The 43 Group was an anti-fascist organization, which deployed violence as its primary tactic. Its founding members had returned from the war with the presumption that their work fighting fascism had ended with Hitler’s downfall. It seemed unthinkable that the once-flourishing prewar fascist movement, led by the aristocratic, anti-semitic politician Mosley, could be revived. What does it mean to reckon with the desire for ur-fascism at the moment when the death spectacle of the camps could not be unseen by the world? But the ex-servicemen who founded the 43 Group returned from the war to find Mosley and his fascists regrouping, rallying and organizing in growing numbers. They speechified about the threat of an “alien menace.” Synagogues and Jewish cemeteries in East London were vandalized. “They didn’t burn enough of them in Belsen”: so went the chant when the fascists mobilized.
In response, the anti-fascists of the 43 Group made it their business to identify, surveil, and physically confront, disrupt, and shut down fascist organizing in London and across Britain. They used knives, knuckledusters, and crowbars. “We’re not here to kill. We’re here to maim,” they would say. The group disrupted over 2,000 meetings over five active years and is widely credited for neutralizing postwar Britain’s fascist movement. "We defended the community by making it impossible for the fascists to terrorize us," one member, Jules Konopinski, told the Guardian in 2009 when he was 79 years old. The group’s militancy drew some contemporary censure from parts of the British Jewish establishment, but for the most part its place in history is either overlooked or lauded by historians, Holocaust memorial institutions, and anti-racist groups. Famed hairdresser Vidal Sassoon was an active fighter among the group—when he died in 2012, mainstream media obituaries described him as an “anti-fascist-warrior” who was “fighting back against fascist oppression.”
And now, in 2017, I’ve been publicly chastised for celebrating one artful antifa punch delivered to Richard Spencer’s face, caught on meme-ready video. It strikes me as a classic instance of historical NIMBYism—taken up by liberals and conservatives alike—in which only in the past, or in other countries, has militancy against white supremacy been a legitimate resistance.
The parameters, by NIMBY reasoning, of acceptable or justified radical violence expand as the struggles in question grow farther from US soil, and when the event is separated by years and decades. We imprison today’s protesters and canonize yesterday’s insurrectionists. But the ability to do so is premised on the belief (even a tacit one) that our current context is not so bad, but dissent, militancy, and violence are fine there and fine then.
WE need to undo this NIMBY-ism and stress the shape of our contextual violence. No anti-fascists could get close enough for physical confrontation on the day the neo-Nazis marched in Berlin, but it was a violent event, even before the police began assaulting seated protesters. Often, defenders of antifa militancy call the resort to violent tactics a form of self-defense—a preemptive act to protect the community from the violence inherent to fascist organizing. When antifa protesters aggressively shut down Milo’s talk at Berkeley, numerous participants cited the bigot’s tendency to use his platform to out transgender students. After Charlottesville, Dr. Cornel West, who marched that day with local clergy, said of antifa: “They saved our lives, actually. We would have been completely crushed.” He said of the white supremacists, “I’ve never seen that kind of hatred in my life.”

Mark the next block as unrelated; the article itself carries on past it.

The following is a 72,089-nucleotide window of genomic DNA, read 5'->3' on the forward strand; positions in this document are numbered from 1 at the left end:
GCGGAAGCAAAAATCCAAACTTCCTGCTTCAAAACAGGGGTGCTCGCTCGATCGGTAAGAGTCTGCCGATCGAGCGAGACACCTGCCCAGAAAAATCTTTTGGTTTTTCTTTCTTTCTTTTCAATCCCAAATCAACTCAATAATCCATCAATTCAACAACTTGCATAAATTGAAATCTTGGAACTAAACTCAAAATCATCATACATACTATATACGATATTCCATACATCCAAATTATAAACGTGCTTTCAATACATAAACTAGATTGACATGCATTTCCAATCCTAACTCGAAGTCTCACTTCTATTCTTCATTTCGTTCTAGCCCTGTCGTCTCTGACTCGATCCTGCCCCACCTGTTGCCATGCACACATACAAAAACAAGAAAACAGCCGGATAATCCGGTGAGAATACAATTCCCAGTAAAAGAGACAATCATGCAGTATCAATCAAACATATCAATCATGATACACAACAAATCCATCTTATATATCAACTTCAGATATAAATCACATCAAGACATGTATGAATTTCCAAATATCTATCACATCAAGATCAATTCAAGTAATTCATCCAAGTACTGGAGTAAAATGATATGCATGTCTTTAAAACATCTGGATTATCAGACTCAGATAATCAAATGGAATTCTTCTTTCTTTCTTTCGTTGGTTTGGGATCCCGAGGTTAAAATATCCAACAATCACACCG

I don't believe a smashed bank window or a burning trash can on the Berkeley campus outside a Milo speech to be victims of violence or to produce victims. But that is not an absolute distinction related to animate versus inanimate objects—a smashed mosque window and a swastika on a Jewish grave would, by my lights, produce legitimate victims of violence. The latter, not the former, are in service of an ideology, white supremacy, for which violence is an inherence. It matters whether destruction is collateral damage (say, in the goal of disrupting a neo-Nazi gathering) or the central tenet (genocide).
But there’s a narrative I prefer to the (albeit valid) self-defense claim. The media has a tendency, or at least an overused turn of phrase, when protests involve physical fights or property damage to state that events “turned violent.” This applies as much to Black Lives Matter protests, Occupy, Standing Rock or any other movement as it does to antifa action. I take issue with this violent “turn.” The error exists in the tacit suggestion that there was a situation of non-violence, or peace, from which to turn. To be clear: any circumstance in which cops take black life with impunity, any context in which it is still necessary to state that Black Lives Matter, or Trans Lives Matter, any further assault on the lives and lands of indigenous people, and any situation in which fascists can gather to preach hate and chant “blood and soil”—this is a background state of constant violence.